To Report an AP Score or Not to Report an AP Score, Tips to Answer the Question

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Independent education consultant Mandee Heller Adler, CEO and founder of International College Counselors, weighs in on AP grade reporting for high school students taking any AP exam.

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International College Counselors

It is not likely that any one AP grade submitted, no matter how low, will fatally wound a student.

To report the AP exam or not to report the AP exam, that is this week’s question. Starting on May 4, over 2 million students will take almost 4 million AP exams. After taking one of the many various exams, there are usually three ways a student will feel: Great. Good. And awful.

Students who think they did great or good, congratulations. Students who believe they scored a 1 or a 2, or are not sure how they did, should know they can withhold or cancel their score.

Because AP grades are released in July, any request for changes in reporting must be received by June 15 of the year in which a student took the exam. Said independent education consultant Mandee Heller Adler, CEO and founder of International College Counselors, “It is not likely that any one AP grade submitted, no matter how low, will fatally wound a student.”

Canceling vs. Withholding

Canceling AP scores

Canceling an AP score permanently means the grade will never, ever be seen again and it’s deleted from a student’s record forever.

The option to cancel a score helps a number of students. Some of those students took an AP course but found that the class didn’t cover all the information on the test or they didn’t study for the test as much as they should have. (And this happens more than one would think.) This option also encourages the risk takers, the students who take an AP exam in a subject they might not have taken the class for. (They’re the ones who study a lot on their own).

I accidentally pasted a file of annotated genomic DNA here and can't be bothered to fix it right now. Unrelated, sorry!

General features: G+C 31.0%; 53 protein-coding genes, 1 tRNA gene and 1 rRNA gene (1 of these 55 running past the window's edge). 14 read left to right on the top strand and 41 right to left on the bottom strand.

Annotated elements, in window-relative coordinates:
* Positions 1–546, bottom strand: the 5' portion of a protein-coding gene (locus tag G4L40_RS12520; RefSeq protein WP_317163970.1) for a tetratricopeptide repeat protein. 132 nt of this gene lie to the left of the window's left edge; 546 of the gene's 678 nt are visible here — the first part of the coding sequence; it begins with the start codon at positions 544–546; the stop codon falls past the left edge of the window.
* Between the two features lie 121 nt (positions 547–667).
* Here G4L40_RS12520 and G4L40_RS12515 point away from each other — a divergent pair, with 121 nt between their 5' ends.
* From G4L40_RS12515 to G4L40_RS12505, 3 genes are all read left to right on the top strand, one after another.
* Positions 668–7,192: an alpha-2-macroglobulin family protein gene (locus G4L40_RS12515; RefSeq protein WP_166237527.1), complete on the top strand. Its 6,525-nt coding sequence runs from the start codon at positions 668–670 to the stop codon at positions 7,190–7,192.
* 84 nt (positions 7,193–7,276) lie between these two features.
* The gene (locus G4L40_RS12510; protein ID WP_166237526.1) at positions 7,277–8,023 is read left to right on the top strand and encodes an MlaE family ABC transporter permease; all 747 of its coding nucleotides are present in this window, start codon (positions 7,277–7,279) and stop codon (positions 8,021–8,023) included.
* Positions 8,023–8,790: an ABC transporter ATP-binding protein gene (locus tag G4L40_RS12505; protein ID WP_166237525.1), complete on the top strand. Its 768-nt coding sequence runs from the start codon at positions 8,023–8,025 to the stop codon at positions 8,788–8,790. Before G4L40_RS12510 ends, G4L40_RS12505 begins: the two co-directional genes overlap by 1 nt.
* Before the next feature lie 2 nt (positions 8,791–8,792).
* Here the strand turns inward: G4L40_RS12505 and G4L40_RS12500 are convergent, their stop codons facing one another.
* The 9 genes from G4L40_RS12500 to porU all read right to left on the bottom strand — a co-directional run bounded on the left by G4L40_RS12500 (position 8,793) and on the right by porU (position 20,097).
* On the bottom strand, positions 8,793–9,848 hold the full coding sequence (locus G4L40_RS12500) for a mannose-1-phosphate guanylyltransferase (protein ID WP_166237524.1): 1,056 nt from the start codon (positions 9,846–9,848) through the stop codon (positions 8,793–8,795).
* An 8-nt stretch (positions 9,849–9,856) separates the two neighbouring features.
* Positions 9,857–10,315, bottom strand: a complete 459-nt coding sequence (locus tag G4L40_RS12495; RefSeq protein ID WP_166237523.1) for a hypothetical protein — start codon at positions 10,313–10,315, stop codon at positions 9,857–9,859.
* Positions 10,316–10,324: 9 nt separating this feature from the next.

To stop a score or scores from being sent to the college indicated on an AP registration answer sheet, a student must send the College Board a Score Cancellation Form – filled out correctly with a parent/guardian’s signature -- and mail or fax it to the address on the form by June 15 of the year in which a student took the exam.

Keep in mind, if a request for a score cancellation is made before a score is received, the exam will not be scored, and a score for that exam will never be available.

Withholding AP scores

Withholding a score means students may have one or more scores withheld from the colleges indicated on their answer sheet. This gives a student the chance to see their scores before the colleges. The score may be later released to that college by sending AP Services a signed written request.

Educational consultants at International College Counselors suggest not sending scores to any colleges before the beginning of July. The reasoning is as follows: with a test, as explained to our education consultants by an AP representative, a student only gets to send scores to one school free, any others are $15. In other words, if a student chooses to withhold his or her scores from all the colleges until the scores are known, the student is only “losing” $15. Many students can think of the $15 as “insurance”. It is easy to see the scores and then send them in if this is desired.

A student can withhold a score if it was already in, but if a student took one or more AP tests this year, the recommendation is to wait until early July. Sometime during the first two weeks of July, scores for the 2015 exams can be viewed online at apscore.org.

To withhold a score, a student must notify the College Board by sending them a Score Withholding Form – filled out correctly with a parent/guardian’s signature -- and mail or fax it to the address on the form by June 15 of the year in which a student took the exam.

Note that unlike a canceled score, a request to withhold a grade does not permanently delete the grade. A withheld AP grade will be sent to the student’s high school. It will count in the AP average and affect AP scholar designations. This means students can choose the scores that work to their advantage and feel confident taking some extra AP exams.

Make sure a copy of all correspondence with the College Board is kept.

Additional Resources

From Public School to the Ivy League: How to Get Into a Top School Without Top Dollar Resources by Mandee Heller Adler, Founder of International College Counselors

About International College Counselors

The college advisors at International College Counselors help students from all over the world find, apply to, and gain acceptance into the college of their dreams. The expert educational consultants at International College Counselors are dedicated to helping students and their families successfully navigate the college admission process.

If you have questions on AP exams or other college admissions (SAT word alert) conundrums, please contact our expert college advisors at http://www.internationalcollegecounselors.com or call 954-414-9986.

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